The Loire is a beautiful valley in northwest France. While mostly known for its whites—including Sancerre, pouilly-fume, and Vouvray—it’s home to some hidden gems of the red wine world that are often difficult to track down in these parts. In the Loire, as in most of France, wines are named after the town or district in which they are grown. It’s up to you to figure out what grapes the wines are made from and then remember the ones you enjoy. Here is some insight that should make these delicious wines a little less confusing.
These are limited-distribution wines that can be hard to find. Surdyk’s, France 44, or any Haskell’s should have at least one or two, but please call ahead.
Reserve des Vignerons Saumur 2005 (Saumur), $12.49
Saumur is 100% cabernet franc.
This wine is earthy, medium-bodied, and has a nose a bit like grilled asparagus. It has a long finish and is a very affordable way to dive into Loire reds. It would suit a cheese and olive plate with some grilled vegetables.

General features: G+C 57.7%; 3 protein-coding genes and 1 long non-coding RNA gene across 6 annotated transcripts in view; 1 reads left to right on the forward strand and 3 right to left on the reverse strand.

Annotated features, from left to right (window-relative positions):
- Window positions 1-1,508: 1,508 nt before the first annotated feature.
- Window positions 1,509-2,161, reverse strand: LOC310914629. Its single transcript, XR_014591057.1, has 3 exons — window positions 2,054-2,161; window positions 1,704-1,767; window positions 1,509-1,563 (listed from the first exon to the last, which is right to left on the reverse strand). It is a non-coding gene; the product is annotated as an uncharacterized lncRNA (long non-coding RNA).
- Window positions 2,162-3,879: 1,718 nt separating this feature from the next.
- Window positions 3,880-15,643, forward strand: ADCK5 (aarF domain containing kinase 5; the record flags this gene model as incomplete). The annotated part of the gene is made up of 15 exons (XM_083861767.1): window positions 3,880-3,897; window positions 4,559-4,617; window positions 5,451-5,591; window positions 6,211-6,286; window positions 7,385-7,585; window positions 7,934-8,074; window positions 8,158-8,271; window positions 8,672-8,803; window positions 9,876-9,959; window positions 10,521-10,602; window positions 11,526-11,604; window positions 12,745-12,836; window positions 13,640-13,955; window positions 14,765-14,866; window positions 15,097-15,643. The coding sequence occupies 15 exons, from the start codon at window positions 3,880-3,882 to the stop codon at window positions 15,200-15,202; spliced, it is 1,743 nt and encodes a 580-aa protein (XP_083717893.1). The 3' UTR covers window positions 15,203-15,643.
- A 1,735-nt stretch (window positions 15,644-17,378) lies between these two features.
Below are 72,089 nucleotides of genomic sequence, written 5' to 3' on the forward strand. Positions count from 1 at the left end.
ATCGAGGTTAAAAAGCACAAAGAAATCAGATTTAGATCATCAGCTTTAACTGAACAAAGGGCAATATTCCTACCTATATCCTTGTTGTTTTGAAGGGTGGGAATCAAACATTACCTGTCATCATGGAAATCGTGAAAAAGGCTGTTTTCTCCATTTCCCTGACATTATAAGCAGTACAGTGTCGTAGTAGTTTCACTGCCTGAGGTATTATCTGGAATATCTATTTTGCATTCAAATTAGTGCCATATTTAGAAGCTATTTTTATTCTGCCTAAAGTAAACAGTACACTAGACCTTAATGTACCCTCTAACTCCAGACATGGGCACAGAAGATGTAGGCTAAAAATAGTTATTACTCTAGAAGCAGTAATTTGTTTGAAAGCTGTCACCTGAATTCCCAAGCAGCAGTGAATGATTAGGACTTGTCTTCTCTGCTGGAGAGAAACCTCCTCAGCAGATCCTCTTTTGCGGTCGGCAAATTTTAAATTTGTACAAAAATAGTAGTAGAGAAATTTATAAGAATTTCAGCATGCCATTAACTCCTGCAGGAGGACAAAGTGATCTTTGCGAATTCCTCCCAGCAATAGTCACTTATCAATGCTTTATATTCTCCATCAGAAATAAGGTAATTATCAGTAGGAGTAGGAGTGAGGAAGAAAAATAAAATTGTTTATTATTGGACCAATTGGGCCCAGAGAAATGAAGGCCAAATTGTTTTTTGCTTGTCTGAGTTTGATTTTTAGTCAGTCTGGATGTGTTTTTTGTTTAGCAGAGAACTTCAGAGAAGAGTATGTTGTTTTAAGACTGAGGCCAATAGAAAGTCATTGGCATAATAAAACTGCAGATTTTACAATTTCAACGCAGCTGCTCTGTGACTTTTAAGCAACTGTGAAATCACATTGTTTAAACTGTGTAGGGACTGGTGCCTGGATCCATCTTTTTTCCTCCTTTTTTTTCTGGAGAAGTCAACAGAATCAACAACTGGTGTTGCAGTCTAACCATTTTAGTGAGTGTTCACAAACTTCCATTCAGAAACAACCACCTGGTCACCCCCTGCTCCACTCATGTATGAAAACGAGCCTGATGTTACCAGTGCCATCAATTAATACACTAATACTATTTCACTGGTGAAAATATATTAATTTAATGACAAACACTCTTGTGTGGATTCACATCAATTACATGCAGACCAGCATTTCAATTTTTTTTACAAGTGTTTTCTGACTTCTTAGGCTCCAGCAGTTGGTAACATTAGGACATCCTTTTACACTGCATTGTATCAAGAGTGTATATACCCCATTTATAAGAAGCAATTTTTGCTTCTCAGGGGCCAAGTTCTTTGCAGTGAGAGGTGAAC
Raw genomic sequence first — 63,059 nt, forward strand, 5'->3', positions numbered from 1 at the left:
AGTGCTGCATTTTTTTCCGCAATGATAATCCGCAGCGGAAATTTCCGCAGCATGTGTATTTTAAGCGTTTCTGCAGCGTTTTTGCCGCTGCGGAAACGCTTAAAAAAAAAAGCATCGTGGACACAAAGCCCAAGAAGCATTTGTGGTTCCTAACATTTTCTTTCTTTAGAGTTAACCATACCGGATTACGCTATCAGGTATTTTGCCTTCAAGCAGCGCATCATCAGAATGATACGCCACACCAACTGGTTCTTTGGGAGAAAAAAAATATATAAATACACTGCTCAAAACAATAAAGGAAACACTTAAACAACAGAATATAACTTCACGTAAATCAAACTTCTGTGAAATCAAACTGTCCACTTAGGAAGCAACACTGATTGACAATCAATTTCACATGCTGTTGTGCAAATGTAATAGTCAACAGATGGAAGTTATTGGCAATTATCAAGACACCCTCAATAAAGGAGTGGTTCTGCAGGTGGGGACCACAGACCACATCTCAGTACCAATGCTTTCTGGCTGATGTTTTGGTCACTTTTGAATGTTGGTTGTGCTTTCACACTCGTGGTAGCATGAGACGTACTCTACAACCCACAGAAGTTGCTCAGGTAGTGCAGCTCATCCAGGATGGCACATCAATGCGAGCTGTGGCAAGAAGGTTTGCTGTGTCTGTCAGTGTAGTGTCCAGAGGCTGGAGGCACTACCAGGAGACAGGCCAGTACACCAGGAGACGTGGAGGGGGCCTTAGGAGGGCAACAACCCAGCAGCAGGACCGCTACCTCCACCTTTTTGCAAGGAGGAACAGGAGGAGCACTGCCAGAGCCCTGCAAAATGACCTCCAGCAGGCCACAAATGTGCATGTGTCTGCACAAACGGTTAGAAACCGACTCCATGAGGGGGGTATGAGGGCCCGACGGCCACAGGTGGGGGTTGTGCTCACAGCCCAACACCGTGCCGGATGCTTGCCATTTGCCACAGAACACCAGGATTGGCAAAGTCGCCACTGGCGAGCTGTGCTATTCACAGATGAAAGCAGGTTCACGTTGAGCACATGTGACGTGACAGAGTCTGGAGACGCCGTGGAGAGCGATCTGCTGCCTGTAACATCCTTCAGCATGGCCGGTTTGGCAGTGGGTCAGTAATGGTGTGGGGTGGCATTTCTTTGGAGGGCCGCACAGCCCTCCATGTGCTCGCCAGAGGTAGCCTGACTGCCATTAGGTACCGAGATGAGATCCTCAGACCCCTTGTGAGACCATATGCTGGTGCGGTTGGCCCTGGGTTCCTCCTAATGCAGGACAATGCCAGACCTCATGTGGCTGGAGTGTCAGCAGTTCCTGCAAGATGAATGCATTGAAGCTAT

Les Petites Roches Chinon 2006 (Chinon), $21.99
Chinon is 100% cabernet franc.
This wine is the perfect combination of fruit and earth. The raspberry and blueberry notes, along with some Loire Valley minerality, make this wine big, full-flavored, and complex. Pair it with a meaty fall stew.
Hautes Noelles 2007 (Loire Valley), $13.99
Bright and fruity, like the gamay of Beaujolais, but with a hint of smoky cedar on the nose. So easy to drink that it is gone quickly. Drink this one on its own—no food necessary.
Domaine Henry Pelle Sancerre 2006 (Sancerre), $29.99
Red Sancerre is 100% pinot noir.
One of the rarest reds going, less than 15 percent of Sancerre’s production is pinot noir. While often hard to find, it’s worth the effort, and a must for the true pinot lover. Expect elegant, subtle, and silky—not the monster pinot you’ve been drinking from Oregon. Try this is beautiful wine with lamb or roast chicken.